What They Like
Irises have adapted to a wide range of cultural conditions. Most grow best and bloom best in full sun.
In general, the bearded irises are native to Mediterranean and near-desert areas, and grow best in well-drained soils. Preferred pH for most garden varieties is 6.5-7. The soil doesn't need to be particularly nutrient rich, although replenishing phosphorus and other nutrients in the fall can be beneficial. Some varieties do well with a feeding of balanced chemical fertilizer 4-6 weeks before expected bloom time in the spring, and reblooming varieties are more likely to rebloom with supplemental food and water after spring bloom. It is better to underfeed than to overfeed, especially considering the need to avoid conditions favoring bacterial soft rot.
Bearded irises in general should not be mulched. In areas with especially cold winters (USDA zones 5 and colder), some winter covering is advisable, and growers in some desert areas report success with mulch. If in doubt, consult local growers.
Bearded irises of the Hexapogon, Oncocyclus, and Pseudoregelia subsections, known collectively as the arils, can be more challenging to grow because of their requirements for superb drainage and aeration. Arilbreds are hybrids of these with other bearded irises.
The wide variety of types of beardless irises demonstrates adaptation to many environments. Although most grow best in full sun, the "Beefsteak Iris" (I. foetidissima) does well in shade, and some of the Evansias (I. cristata and I. tectorum) grow and bloom in partial shade as well. Some beardless will grow either in moist gardens or completely under shallow water, such as Japanese, Louisiana, Pseudacorus, Versicolor and other Laevigatae. Others, such as some varieties of Spuria, demand a dry period midsummer. Most do best in somewhat acid soil, below pH 6, but some Spurias grow well in alkaline soil. Some are extremely winter hardy, such as I. setosa, flourishing in near-arctic conditions, and others such as the Pacific Coast Irises (e.g., I. californicae) are a significant challenge to grow outside of their native environments.
A rough continuum of irises from water irises to desert irises:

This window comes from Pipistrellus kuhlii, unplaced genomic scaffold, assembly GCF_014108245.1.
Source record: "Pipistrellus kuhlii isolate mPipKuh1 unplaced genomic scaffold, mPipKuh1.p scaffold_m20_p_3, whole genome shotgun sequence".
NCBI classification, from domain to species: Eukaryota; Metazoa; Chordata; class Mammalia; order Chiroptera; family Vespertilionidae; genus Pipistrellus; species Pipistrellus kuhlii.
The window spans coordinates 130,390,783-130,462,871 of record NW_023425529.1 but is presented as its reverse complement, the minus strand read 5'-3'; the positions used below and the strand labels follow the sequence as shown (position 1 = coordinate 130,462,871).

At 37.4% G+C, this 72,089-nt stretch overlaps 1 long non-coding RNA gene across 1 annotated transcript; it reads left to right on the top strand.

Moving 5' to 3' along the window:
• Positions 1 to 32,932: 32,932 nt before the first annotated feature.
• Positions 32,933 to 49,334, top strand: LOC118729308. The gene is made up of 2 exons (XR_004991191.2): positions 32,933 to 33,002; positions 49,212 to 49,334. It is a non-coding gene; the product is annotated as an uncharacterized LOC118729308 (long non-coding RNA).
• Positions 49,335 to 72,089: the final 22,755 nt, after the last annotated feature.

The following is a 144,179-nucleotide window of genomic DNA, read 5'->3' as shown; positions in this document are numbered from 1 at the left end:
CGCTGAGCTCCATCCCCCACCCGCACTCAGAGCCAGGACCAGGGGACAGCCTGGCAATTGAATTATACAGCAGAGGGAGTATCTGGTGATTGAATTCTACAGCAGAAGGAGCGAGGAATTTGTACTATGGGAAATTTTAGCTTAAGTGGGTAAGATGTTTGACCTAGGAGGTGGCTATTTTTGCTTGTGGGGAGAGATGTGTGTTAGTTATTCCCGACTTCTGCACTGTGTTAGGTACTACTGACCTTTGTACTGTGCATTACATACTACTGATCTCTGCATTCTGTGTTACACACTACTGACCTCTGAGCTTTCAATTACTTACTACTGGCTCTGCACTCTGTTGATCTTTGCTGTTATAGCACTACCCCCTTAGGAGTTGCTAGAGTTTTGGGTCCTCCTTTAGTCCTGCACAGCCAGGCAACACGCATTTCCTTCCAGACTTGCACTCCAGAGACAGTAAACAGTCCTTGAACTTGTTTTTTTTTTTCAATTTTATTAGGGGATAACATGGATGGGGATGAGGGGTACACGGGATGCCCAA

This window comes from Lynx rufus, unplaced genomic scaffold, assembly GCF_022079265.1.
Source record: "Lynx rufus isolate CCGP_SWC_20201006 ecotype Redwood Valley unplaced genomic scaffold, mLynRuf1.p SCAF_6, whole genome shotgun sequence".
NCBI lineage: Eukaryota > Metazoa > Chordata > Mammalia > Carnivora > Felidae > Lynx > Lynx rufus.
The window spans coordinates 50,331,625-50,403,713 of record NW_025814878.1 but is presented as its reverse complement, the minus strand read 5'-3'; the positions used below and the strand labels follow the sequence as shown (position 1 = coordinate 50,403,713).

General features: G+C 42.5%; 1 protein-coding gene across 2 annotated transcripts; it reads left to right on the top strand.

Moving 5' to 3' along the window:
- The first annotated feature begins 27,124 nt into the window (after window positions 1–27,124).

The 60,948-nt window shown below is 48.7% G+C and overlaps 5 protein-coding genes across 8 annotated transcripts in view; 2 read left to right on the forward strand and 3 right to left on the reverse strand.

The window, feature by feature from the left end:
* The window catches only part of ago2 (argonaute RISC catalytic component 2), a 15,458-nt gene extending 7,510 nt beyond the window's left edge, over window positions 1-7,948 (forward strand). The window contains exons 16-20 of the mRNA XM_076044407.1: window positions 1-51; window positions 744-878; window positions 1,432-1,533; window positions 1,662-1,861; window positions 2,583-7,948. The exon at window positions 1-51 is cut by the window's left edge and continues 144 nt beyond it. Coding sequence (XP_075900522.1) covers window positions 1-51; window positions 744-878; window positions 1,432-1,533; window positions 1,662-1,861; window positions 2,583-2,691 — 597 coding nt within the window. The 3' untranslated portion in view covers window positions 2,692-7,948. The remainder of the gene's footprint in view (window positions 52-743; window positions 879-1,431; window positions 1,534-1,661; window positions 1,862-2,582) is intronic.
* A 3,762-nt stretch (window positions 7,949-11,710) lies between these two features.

For garden irises the only significant insect pest is the iris borer. Other pests can be a problem for the hybridizer.
A few fungus problems have been identified. The most visible is iris leaf spot, but others, such as mustard seed fungus, can be much more serious in their effects.
The major bacterial disease is bacterial soft rot.
A few viruses also have been identified, although they are rare.
Most irises are propagated vegetatively, preserving the genetic qualities they were hybridized for. This process is called division. Seed pods can be harvested and seeds sown outdoors in the fall or refrigerated, germinated and grown under lights.
Regular MaintenanceWeeding is advised, and will need to be done more frequently for those varieties not mulched. Some growers use Preen, a pre-emergent herbicide, to aid in the task.
Unless hybridizing, as blooms fade, snap them off at the base, taking care not to damage any new buds. When stalks are bloomed out, snap them off close to the ground on a dry day--most can be done without cutting, but do be careful not to pull up the rhizome.
Bearded irises in general are light feeders. Often some bone meal or other phosphorus supplement around the plant but not on the rhizomes is helpful in the fall if not overdone. Plants also benefit from a single feeding of a chemical fertilizer like Miracle-Gro about 4-6 weeks before expected bloom time. Omitting these is preferable to overdoing them.
If the bearded iris is a reblooming variety that you wish to encourage to do so, make sure it continues to be regularly watered after spring bloom time, and provide it with an additional feeding at that point as well.
Siberian irises are moderate feeders. They do well with a balanced fertilizer.
Japanese irises and Louisiana Irises can be considered heavy feeders.